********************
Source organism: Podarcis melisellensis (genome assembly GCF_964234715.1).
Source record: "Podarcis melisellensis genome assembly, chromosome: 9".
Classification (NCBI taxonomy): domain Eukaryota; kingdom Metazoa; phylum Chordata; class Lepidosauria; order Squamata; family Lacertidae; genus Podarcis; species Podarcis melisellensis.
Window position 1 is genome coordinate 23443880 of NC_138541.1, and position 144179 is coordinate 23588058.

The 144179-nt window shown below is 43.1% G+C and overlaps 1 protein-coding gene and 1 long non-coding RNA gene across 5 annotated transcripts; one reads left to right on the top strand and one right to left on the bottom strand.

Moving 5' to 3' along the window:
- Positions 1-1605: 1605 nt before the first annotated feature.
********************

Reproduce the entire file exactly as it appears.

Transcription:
Source organism: Podarcis melisellensis (genome assembly GCF_964234715.1).
Source record: "Podarcis melisellensis genome assembly, chromosome: 9".
Classification (NCBI taxonomy): domain Eukaryota; kingdom Metazoa; phylum Chordata; class Lepidosauria; order Squamata; family Lacertidae; genus Podarcis; species Podarcis melisellensis.
Window position 1 is genome coordinate 23443880 of NC_138541.1, and position 144179 is coordinate 23588058.

The 144179-nt window shown below is 43.1% G+C and overlaps 1 protein-coding gene and 1 long non-coding RNA gene across 5 annotated transcripts; one reads left to right on the top strand and one right to left on the bottom strand.

Moving 5' to 3' along the window:
- Positions 1-1605: 1605 nt before the first annotated feature.